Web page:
Some strategies are as outlandish as they sound. Actors and political candidates alike have proposed piping water from wetter places, like the Mississippi River. Some have talked for decades about tapping into the Great Lakes.
California has a long, storied history of moving water — some say stealing — from one place to another within the state. It’s even inspired at least one movie.
“If history has taught us anything,” Idaho state Sen. Brian Donesley, a former Angeleno, told the Los Angeles Times,“it is that when Californians get thirsty, they will use cash, the law, raw political power and, if necessary, the point of a gun barrel to satisfy their thirst.”
But nowadays there are many legal and logistical roadblocks that would stop California from taking water from Alaska, the Midwest or Canada. For one, other regions would be unlikely to allow it. Diverting large volumes of water from the Great Lakes, for instance, is prohibited without the approval of all eight states and two provinces in Canada under a compact signed into law by President George W. Bush.
Pipe dreams of pipelines have been floated often enough that the U.S. Bureau of Reclamation evaluated them, reporting that a pipeline to the Mississippi River, for instance, would cost billions, use up a lot of energy to pump the water, require decades of construction and face a quagmire of legal and policy issues.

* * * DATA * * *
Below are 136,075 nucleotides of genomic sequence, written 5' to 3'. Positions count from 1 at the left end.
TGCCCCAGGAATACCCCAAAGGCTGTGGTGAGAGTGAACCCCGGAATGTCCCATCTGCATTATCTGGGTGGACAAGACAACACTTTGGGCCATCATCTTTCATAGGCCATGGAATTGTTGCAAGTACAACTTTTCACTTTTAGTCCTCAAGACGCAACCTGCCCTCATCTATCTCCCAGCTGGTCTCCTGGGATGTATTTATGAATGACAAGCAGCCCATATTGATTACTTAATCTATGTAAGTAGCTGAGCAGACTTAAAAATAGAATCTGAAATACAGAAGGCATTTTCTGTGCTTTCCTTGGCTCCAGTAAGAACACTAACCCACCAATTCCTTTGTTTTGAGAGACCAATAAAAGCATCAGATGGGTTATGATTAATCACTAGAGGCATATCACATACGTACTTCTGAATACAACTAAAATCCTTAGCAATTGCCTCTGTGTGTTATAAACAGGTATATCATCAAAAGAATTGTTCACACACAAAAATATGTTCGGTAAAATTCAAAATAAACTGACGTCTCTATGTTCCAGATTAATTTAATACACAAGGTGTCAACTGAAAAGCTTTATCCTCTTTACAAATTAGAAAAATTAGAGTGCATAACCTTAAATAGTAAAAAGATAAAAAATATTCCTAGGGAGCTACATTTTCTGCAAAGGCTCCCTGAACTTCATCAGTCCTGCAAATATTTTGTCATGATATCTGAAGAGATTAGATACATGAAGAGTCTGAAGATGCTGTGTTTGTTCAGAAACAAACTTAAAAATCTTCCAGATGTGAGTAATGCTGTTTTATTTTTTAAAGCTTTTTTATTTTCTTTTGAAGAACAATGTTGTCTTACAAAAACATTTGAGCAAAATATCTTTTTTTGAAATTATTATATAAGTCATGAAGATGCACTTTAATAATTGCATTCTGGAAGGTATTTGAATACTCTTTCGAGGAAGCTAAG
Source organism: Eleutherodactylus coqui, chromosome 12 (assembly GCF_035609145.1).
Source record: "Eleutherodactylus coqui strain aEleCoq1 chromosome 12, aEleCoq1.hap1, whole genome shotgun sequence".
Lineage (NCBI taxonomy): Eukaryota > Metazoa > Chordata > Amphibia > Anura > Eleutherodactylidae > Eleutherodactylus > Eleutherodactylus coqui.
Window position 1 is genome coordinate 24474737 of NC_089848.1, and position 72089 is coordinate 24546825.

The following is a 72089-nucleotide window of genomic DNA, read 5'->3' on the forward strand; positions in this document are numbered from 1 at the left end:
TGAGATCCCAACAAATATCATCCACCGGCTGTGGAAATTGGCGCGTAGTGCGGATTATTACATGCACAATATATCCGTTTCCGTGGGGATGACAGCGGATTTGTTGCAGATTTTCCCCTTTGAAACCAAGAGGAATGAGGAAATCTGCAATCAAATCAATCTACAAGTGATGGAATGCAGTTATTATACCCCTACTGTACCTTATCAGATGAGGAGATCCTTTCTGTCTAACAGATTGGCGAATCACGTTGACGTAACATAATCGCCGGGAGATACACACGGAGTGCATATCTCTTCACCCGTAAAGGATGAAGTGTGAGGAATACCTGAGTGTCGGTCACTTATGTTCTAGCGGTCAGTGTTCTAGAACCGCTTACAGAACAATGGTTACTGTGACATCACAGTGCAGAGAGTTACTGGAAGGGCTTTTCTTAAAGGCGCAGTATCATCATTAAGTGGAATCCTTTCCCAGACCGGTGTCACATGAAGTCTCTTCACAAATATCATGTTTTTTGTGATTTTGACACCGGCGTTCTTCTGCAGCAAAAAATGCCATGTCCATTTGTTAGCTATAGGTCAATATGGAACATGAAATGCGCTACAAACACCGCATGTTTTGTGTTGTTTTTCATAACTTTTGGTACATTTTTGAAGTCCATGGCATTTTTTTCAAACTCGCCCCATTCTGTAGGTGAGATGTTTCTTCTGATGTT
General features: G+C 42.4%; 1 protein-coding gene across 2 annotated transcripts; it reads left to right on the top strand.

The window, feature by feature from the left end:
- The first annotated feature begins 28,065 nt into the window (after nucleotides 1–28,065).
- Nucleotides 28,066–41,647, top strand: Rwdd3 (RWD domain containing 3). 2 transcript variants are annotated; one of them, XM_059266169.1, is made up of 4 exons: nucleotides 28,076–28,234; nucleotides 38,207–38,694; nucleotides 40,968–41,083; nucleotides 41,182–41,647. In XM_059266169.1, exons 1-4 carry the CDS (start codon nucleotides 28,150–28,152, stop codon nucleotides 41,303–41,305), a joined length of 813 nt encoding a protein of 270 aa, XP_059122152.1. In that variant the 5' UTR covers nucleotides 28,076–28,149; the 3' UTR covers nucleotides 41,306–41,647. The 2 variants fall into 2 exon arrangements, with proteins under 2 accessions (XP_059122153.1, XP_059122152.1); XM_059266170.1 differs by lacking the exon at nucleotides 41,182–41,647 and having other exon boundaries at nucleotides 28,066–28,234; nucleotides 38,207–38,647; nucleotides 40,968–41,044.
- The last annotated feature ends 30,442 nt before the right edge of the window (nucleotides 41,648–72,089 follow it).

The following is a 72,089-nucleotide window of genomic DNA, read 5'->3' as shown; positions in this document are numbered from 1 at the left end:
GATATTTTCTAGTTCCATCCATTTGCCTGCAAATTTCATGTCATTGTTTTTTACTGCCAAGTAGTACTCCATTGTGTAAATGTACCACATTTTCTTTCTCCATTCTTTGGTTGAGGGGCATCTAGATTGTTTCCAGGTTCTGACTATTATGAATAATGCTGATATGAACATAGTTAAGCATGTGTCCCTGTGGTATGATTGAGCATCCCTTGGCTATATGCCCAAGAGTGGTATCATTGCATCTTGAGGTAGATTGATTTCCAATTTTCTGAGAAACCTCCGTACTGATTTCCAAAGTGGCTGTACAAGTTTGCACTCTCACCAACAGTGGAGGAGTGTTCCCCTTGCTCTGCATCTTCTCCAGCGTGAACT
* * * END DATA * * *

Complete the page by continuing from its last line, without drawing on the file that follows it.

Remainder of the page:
Even California lawmakers have eyed icier reaches of the world for new water supplies: In 1978, the Legislature passed a resolution calling for federal support of a pilot program to tow icebergs from Antarctica.
Towing icebergs and filling up tankers with freshwater from Alaska drew mentions from the U.S. Bureau of Reclamation, as well as this diplomatic verdict: These ideas “have either significant technical feasibility challenges or significant questions regarding their reliability.”
A small iceberg, for instance, would contain only 250 to 850 acre-feet of water and would require new port terminals, pipelines and pumps to transport the melted ice to a reservoir. The process would take “at least 20 years.”
As for tankers, even the largest would hold only about 80 million gallons — barely a drop in the bucket for California.
Still, the ideas endure. At a press conference in summer 2022, Newsom fielded a question about whether pipelines and tankers taking water from faraway places might be the quickest ways to get more water to California.
“What you’re talking about are break-the-glass scenarios,” Newsom answered. ”And I assure you, we have some more novel ones than the one you even approached and that are more interesting. But that’s for later.”
We’re still waiting.